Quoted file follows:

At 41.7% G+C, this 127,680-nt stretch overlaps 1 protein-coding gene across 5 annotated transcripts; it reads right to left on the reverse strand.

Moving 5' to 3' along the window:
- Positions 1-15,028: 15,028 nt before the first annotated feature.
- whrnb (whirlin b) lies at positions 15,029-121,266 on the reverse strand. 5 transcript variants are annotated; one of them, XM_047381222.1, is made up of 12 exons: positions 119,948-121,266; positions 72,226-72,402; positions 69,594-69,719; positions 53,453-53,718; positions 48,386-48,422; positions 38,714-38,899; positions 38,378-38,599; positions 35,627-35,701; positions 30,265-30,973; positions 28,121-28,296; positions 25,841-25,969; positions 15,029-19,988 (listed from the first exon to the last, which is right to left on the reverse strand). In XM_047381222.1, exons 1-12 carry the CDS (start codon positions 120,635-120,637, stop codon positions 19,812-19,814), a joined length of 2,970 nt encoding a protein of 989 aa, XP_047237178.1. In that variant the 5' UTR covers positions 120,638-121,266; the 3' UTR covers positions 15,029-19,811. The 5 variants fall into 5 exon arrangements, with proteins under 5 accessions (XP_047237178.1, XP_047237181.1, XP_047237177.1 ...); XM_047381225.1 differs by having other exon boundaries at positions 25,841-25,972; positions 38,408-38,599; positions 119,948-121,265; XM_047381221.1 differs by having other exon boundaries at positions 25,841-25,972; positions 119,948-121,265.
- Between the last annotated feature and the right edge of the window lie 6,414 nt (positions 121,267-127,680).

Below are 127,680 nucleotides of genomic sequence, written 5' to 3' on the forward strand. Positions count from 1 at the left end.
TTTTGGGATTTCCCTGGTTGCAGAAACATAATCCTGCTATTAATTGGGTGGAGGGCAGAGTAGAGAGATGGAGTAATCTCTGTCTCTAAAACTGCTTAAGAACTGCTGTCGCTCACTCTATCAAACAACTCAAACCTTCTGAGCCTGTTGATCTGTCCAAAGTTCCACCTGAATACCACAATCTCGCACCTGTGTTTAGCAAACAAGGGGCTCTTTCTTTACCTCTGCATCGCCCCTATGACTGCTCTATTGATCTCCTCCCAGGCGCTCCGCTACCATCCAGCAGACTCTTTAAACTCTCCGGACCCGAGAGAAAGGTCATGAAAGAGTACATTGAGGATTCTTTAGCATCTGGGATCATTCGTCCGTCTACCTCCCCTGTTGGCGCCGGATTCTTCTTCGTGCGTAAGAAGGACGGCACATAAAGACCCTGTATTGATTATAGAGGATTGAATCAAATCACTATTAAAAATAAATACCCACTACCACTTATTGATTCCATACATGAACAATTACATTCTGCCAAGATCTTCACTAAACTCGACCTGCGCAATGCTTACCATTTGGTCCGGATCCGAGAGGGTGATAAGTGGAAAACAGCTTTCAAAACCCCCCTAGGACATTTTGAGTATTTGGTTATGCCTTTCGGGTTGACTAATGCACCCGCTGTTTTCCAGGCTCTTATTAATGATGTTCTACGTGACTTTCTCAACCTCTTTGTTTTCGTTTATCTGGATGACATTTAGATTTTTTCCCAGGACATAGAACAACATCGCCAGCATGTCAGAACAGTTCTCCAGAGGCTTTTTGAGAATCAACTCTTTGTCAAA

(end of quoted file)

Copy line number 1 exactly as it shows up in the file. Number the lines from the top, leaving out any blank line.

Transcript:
At 41.7% G+C, this 127,680-nt stretch overlaps 1 protein-coding gene across 5 annotated transcripts; it reads right to left on the reverse strand.